Free speech law will affect SBS

Last month the Attorney General, Senator George Brandis, QC, said, “People do have a right to be bigots you know. In a free country people do have rights to say things that other people find offensive or insulting or bigoted.” He was defending the Abbott Government’s proposed repeal of section 18C of the Racial Discrimination Act 1975 in the Freedom of Speech Bill 2014.

Section 18C currently makes it “unlawful for a person to . . . offend, insult, humiliate or intimidate another person or a group of people . . . because of the race, colour or national or ethnic origin”, except in private. The government wants to remove these provisions saying ‘they unreasonably limit free speech.’

However the Chair of the Federation of Ethnic Communities’ Councils of Australia (FECCA), Joe Caputo, said,

Offend, insult and humiliate would be replaced with “vilify” complemented by “intimidate”, both defined very narrowly. The changes would introduce a community test to assess whether an act would constitute vilification or intimidation. Apart from lacking definitional clarity, the test in itself is discriminatory as it implies that a particular group within the Australian community is somehow unequal to ordinary reasonable members of the Australian community.

On 20 March, FECCA issued a statement that said,

FECCA is deeply concerned by the Federal Government’s mooted changes to the racial vilification protections in the Racial Discrimination Act.

Last December more than 150 leading community organisations wrote to the Attorney-General urging him not to repeal the racial vilification provisions.

An exposure draft of the changes show that section 18C would be repealed as well as 18B, 18D and 18E. They define the circumstances of an unlawful act when based on race, colour or national or ethnic origin when offending, insulting, humiliating or intimidating – subject to exemptions of academic, artistic or scientific purpose and matters in the public interest or if a fair and accurate report or fair comment is made as an expression of a genuine belief held by the person making the comment. Under the draft, these would be repealed but it would be illegal to vilify or intimidate a person due to their race, colour or ethnicity, however the test for that would be based on “the standards of an ordinary reasonable member of the Australian community, not by the standards of any particular group within the Australian community.”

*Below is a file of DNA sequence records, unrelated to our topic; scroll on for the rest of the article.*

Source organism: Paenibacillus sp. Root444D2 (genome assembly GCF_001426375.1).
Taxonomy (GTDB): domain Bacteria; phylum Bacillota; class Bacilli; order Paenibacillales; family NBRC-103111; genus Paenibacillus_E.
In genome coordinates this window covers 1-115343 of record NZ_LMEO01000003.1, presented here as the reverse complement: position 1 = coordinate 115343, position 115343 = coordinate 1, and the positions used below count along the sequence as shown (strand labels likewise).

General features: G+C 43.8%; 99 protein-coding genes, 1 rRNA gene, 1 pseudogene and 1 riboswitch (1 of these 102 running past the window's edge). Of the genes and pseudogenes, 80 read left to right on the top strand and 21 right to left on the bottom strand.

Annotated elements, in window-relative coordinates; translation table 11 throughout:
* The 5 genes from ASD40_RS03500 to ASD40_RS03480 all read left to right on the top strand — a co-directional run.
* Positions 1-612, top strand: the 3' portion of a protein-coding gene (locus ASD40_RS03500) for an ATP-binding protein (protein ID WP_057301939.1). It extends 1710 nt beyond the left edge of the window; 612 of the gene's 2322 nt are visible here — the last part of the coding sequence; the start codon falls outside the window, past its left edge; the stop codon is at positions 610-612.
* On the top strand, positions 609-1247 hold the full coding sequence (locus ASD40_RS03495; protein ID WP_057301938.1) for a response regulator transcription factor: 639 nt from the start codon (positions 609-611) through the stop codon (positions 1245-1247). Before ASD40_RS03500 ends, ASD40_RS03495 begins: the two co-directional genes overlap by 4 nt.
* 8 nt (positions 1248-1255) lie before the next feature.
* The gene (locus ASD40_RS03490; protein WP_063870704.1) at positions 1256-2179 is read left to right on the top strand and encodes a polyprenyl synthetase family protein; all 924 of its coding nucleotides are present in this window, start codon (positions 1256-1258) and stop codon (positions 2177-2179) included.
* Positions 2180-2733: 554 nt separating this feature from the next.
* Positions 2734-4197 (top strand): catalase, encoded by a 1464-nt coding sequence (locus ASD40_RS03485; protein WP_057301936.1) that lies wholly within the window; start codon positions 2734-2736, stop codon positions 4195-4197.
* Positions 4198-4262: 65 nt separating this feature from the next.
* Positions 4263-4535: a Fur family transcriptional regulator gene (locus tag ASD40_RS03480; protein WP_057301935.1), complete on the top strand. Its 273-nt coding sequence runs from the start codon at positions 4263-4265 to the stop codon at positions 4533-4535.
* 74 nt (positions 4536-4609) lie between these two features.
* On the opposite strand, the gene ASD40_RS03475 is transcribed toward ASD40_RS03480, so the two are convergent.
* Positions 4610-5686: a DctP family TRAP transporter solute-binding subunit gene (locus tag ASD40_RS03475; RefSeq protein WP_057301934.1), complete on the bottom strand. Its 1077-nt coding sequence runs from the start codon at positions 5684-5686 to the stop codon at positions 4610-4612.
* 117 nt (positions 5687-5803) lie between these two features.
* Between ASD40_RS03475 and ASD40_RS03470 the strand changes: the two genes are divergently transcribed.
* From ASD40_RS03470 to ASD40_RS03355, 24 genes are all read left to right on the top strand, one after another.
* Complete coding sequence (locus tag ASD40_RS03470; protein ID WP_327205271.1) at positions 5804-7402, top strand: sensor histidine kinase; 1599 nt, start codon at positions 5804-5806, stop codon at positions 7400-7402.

A person who was the subject of racially offensive insults in public, for example on a bus, would not be protected under the proposed changes in law, and if intimidated, they would need to demonstrate cause for fear of physical harm. If the victim felt vilified, feelings alone would be irrelevant. It would need to be established that the insults incited hatred against the person – according to ordinary members of the public – not the distressed victim. Sympathy from onlookers on the bus, may be regarded as evidence that hatred had not occurred.

The exposure draft reveals it would not be unlawful to intimidate or vilify anyone due to “words, sounds, images or writing spoken, broadcast, published or otherwise communicated in the course of participating in the public discussion of any political, social, cultural, religious, artistic, academic or scientific matter.”

Such broad exclusions would seem to have great relevance to most broadcasters, but SBS in particular, where it might be possible for someone from one ethnic community to incite prejudice against another without recrimination. Potentially SBS may not legally be able to have policies in place to prevent this.

As a loyal supporter of the nation’s multiethnic broadcaster with its rightful policy of social cohesion – SBS – Save Our SBS concurs with that expressed by FECCA, being-

strong opposition to weakening the provisions that are critical in eliminating intolerance in Australia’s culturally diverse society through effective protections of vulnerable groups.

The government has invited public submissions from stakeholders to the proposed changes to the Racial Discrimination Act. The closing date for submissions is 30 April, emailed to

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